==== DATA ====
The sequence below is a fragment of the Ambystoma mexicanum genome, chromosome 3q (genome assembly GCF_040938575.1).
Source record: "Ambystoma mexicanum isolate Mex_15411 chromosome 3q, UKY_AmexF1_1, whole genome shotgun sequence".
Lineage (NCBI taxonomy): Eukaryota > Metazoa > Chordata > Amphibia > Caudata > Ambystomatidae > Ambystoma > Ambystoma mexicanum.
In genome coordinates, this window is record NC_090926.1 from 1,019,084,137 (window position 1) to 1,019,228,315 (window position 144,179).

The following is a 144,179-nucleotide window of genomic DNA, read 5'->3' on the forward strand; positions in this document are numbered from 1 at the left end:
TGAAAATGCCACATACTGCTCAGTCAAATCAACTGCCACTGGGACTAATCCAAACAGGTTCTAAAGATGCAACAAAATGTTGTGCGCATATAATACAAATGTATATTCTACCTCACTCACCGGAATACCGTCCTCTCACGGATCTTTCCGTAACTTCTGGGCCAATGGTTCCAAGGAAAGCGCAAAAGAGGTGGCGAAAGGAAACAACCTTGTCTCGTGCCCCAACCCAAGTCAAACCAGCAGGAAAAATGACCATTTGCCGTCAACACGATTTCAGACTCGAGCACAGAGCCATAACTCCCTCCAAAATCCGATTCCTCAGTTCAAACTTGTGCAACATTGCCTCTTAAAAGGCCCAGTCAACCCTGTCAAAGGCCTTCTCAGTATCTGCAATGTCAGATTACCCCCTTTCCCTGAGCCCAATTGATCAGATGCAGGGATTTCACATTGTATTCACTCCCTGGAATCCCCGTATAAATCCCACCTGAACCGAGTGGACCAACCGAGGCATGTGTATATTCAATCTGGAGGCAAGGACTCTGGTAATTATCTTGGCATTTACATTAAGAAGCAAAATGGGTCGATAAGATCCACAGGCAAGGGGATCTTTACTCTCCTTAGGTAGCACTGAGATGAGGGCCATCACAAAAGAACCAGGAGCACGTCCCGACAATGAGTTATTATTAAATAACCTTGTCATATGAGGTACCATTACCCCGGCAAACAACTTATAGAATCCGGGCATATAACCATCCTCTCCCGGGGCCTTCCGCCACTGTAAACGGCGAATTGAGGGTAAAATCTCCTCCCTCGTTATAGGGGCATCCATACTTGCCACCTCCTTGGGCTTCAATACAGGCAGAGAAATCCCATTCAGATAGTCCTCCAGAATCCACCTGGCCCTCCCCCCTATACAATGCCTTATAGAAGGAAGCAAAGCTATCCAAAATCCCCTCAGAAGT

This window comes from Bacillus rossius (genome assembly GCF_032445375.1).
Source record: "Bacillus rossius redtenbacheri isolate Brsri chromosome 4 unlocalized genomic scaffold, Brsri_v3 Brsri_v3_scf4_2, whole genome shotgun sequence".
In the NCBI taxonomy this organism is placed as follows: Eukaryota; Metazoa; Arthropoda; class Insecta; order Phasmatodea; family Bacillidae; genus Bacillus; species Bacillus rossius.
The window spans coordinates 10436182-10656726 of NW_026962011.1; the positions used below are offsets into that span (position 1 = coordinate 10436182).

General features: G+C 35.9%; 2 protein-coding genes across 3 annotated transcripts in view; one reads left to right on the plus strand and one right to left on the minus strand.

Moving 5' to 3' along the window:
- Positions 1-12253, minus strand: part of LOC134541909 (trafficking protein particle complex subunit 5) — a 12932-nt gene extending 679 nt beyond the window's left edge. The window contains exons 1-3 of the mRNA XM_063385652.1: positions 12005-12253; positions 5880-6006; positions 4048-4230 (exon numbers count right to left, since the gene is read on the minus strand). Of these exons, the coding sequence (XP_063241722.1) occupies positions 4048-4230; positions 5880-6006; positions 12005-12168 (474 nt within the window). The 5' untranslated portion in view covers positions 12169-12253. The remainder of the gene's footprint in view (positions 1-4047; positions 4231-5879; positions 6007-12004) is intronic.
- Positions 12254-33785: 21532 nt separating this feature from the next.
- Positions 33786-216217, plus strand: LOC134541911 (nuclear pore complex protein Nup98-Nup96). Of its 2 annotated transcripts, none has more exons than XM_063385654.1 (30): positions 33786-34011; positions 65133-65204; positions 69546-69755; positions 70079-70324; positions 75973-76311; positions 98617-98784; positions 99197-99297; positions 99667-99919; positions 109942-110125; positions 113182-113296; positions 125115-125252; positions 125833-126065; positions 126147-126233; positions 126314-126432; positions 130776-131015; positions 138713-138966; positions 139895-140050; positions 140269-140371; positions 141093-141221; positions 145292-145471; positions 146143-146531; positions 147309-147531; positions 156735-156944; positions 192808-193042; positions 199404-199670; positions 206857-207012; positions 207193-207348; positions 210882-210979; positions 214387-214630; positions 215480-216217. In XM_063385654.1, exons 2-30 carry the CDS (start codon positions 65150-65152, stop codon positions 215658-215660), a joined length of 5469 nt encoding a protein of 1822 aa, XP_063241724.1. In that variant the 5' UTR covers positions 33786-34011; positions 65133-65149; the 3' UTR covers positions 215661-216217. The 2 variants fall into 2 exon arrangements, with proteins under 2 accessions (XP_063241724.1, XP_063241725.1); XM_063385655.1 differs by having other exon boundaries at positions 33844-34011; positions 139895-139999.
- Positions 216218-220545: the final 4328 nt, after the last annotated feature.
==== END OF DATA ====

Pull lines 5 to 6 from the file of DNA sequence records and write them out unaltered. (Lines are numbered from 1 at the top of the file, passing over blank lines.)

The following is a 144,179-nucleotide window of genomic DNA, read 5'->3' on the forward strand; positions in this document are numbered from 1 at the left end:
TGAAAATGCCACATACTGCTCAGTCAAATCAACTGCCACTGGGACTAATCCAAACAGGTTCTAAAGATGCAACAAAATGTTGTGCGCATATAATACAAATGTATATTCTACCTCACTCACCGGAATACCGTCCTCTCACGGATCTTTCCGTAACTTCTGGGCCAATGGTTCCAAGGAAAGCGCAAAAGAGGTGGCGAAAGGAAACAACCTTGTCTCGTGCCCCAACCCAAGTCAAACCAGCAGGAAAAATGACCATTTGCCGTCAACACGATTTCAGACTCGAGCACAGAGCCATAACTCCCTCCAAAATCCGATTCCTCAGTTCAAACTTGTGCAACATTGCCTCTTAAAAGGCCCAGTCAACCCTGTCAAAGGCCTTCTCAGTATCTGCAATGTCAGATTACCCCCTTTCCCTGAGCCCAATTGATCAGATGCAGGGATTTCACATTGTATTCACTCCCTGGAATCCCCGTATAAATCCCACCTGAACCGAGTGGACCAACCGAGGCATGTGTATATTCAATCTGGAGGCAAGGACTCTGGTAATTATCTTGGCATTTACATTAAGAAGCAAAATGGGTCGATAAGATCCACAGGCAAGGGGATCTTTACTCTCCTTAGGTAGCACTGAGATGAGGGCCATCACAAAAGAACCAGGAGCACGTCCCGACAATGAGTTATTATTAAATAACCTTGTCATATGAGGTACCATTACCCCGGCAAACAACTTATAGAATCCGGGCATATAACCATCCTCTCCCGGGGCCTTCCGCCACTGTAAACGGCGAATTGAGGGTAAAATCTCCTCCCTCGTTATAGGGGCATCCATACTTGCCACCTCCTTGGGCTTCAATACAGGCAGAGAAATCCCATTCAGATAGTCCTCCAGAATCCACCTGGCCCTCCCCCCTATACAATGCCTTATAGAAGGAAGCAAAGCTATCCAAAATCCCCTCAGAAGT